World’s largest zombie gathering

Saturday, Oct 5, 2013, marked the World’s Largest Gathering of Zombies by Guinness World Record™. It all went down on the Asbury Park Boardwalk in New Jersey. 9,592 undead turned out for the NJ Zombie Walk to reclaim the title from the current record breaking event which took place at the 8th annual The Zombie Pub Crawl in Minneapolis, Minnesota at Midway Stadium on Oct 13, 2012.
nj zombie walk 2013 record breaking photo
screen shot take from njzombiewalk.com
Unfortunately, I didn’t make it there before the gates closed for counting but I was definitely there in spirit and in costume. My boyfriend, who had taken classes in special effects and has always been inspired by the work of Tom Savini (Dawn of The Dead, etc.), decided it would be fun if he got me into character for the event. He hadn’t done makeup in a while so it was partly experimentation, but we both enjoyed the process and transformation and had a lot of fun taking pics.

THE TOOLS

makeup tools laid out on bed
Tools used for the makeup included: bottle of liquid latex, fake red and black blood, ben nye products, paint brushes, cotton balls, eyeliner, stipple sponge, baby oil/mineral oil, elmer’s glue stick, rubbing alcohol.
various paint brushes used for makeup various markers used for makeup fake blood and other makeup tools makeup tools laid out on bed makeup tools laid out on bed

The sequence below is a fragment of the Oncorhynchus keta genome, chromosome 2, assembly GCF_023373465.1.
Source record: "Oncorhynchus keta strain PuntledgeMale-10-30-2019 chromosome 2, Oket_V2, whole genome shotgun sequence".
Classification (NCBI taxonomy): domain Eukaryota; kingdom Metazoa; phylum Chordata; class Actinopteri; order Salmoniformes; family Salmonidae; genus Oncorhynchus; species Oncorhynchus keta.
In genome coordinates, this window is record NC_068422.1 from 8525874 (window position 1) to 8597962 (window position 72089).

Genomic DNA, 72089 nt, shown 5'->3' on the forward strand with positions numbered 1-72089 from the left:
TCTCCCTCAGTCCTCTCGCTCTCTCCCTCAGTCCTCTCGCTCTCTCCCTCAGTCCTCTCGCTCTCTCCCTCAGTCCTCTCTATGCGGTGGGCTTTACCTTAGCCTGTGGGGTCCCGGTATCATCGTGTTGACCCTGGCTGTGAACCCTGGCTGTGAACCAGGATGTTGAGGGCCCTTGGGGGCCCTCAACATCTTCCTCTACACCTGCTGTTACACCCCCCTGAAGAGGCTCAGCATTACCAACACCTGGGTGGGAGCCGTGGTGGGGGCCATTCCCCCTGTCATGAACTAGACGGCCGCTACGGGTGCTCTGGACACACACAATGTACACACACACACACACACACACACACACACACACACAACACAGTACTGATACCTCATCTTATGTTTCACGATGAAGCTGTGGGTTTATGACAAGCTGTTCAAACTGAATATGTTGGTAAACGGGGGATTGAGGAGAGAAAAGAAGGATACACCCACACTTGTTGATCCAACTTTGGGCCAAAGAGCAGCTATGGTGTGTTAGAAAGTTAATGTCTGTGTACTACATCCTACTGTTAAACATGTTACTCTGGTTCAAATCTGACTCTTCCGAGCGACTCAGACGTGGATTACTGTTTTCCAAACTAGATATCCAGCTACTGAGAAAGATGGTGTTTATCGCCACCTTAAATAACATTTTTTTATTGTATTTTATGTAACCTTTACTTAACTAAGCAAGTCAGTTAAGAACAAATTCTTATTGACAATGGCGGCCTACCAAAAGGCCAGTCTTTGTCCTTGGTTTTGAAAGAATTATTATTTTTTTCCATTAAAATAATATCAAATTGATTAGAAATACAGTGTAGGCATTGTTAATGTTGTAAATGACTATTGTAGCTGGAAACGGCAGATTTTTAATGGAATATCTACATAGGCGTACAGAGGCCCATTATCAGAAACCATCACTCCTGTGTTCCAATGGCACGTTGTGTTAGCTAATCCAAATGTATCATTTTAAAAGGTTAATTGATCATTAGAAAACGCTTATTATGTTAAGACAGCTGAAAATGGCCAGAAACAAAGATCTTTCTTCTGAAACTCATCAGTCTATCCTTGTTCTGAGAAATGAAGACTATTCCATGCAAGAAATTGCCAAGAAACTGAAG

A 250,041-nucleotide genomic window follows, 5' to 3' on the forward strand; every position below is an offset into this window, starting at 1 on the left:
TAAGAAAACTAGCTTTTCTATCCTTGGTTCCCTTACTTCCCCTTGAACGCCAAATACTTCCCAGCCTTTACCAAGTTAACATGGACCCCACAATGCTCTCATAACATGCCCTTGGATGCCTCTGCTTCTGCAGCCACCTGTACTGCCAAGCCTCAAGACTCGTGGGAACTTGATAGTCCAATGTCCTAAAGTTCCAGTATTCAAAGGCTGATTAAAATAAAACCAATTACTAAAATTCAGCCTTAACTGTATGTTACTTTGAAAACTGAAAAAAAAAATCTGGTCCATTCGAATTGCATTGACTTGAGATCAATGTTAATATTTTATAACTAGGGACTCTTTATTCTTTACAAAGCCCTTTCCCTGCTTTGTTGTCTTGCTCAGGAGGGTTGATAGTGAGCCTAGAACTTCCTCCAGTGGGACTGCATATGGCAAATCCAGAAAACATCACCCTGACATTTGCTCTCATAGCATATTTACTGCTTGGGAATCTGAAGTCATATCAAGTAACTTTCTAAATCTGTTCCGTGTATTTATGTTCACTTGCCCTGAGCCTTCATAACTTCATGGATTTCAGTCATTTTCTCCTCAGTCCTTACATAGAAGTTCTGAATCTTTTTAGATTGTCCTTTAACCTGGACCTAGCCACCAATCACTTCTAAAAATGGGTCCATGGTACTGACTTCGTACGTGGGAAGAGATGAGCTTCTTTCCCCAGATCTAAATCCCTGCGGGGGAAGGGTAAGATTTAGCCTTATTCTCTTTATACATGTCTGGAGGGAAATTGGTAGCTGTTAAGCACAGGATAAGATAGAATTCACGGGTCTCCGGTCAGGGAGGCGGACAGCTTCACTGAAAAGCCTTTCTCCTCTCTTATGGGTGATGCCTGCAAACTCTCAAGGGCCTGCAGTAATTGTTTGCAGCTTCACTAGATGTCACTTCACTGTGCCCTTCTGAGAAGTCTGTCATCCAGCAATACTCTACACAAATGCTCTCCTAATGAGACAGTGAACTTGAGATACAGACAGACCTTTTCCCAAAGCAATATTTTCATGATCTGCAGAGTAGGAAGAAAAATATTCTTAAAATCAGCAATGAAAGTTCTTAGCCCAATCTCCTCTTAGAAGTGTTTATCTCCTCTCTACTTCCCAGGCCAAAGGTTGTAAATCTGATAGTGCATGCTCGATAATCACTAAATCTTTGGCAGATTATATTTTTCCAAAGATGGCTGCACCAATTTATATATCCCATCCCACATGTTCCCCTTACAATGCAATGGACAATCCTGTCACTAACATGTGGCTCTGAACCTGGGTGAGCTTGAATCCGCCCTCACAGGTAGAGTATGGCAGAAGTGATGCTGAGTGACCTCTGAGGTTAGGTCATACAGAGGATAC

THE PROCESS

latex and cotton application to build up features
latex and cotton application to build up features

black makeup application around eyes and mouth first layer of makeup and detailing mean zombie face

close up of zombie face
I purchased fake zombie teeth to enhance the effect. They’re a little clunky but funny looking.
latex on hands
We added nails and covered my hands really quick just to help them match my face. By the time we got to the boardwalk it was already peeling.

latex makeup mask in full zombie makeup on the street

 

latex makeup mask
The grease makeup prevented the latex from sticking to every part of my face. By the time the night was over, I just cut the mask in half and peeled it off my face, leaving only the edges.

latex makeup mask

after makeup/latex is removed
the latex peeled off, but getting it off my hairline and neck took time. I used uni-solve (used in hospitals) and it worked great. The green around my mouth is food coloring that I used to darken my teeth and the edges of my skin underneath the latex.

On the Star Wars Front

If I didn’t know any better, I’d assume that a new Star Wars movie was on the horizon. It seems that every day or so, I come across something on the web or receive an email about SW news or related creativity. I subscribe to DesignTAXI, a news and editorial site that is updated daily with inspired creativity and innovation. Just looking back to my emails from February, I count about 15 messages related in some way to Star Wars. Most of the articles are pretty enjoyable as it’s interesting to see how someone has yet again reinvented the cult classic. I’ve watched the first 3 movies and can’t remember much of either except the famous scenes that people can recite by heart. Yet, growing up in the 80s, I will always have affection for the trilogy. And so to keep that nostalgia alive, I’ve compiled some of the more enjoyable Star Wars-related pieces that I’ve found from DesignTAXI and elsewhere in the universe. Click on the titles/photos to read the full article.